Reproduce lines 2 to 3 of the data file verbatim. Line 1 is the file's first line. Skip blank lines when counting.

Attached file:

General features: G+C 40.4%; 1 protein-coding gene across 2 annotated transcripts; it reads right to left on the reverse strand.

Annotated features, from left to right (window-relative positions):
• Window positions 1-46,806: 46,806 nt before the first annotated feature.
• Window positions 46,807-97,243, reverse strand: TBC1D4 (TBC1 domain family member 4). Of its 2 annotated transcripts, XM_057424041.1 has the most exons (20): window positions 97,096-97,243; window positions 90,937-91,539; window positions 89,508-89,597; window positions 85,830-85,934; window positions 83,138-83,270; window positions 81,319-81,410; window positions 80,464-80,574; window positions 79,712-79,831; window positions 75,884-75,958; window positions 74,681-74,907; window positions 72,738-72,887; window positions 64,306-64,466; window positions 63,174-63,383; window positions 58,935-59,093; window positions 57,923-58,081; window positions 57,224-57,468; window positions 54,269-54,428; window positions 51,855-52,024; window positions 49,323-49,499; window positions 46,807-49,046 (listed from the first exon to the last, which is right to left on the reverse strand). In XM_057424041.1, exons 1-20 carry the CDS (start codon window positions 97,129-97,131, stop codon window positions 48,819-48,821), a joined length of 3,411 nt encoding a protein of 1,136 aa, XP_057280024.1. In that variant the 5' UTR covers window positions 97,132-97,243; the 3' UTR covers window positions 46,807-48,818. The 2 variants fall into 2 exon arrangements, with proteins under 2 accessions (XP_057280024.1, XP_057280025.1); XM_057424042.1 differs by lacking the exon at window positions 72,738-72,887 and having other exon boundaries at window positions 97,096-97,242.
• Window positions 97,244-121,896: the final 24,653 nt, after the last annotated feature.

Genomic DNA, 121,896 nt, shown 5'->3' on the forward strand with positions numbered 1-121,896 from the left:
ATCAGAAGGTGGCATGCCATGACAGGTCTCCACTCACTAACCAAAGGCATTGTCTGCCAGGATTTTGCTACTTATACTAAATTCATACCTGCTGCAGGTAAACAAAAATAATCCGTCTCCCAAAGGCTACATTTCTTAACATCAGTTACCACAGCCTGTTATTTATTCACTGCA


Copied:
Annotated features, from left to right (window-relative positions):
• Window positions 1-46,806: 46,806 nt before the first annotated feature.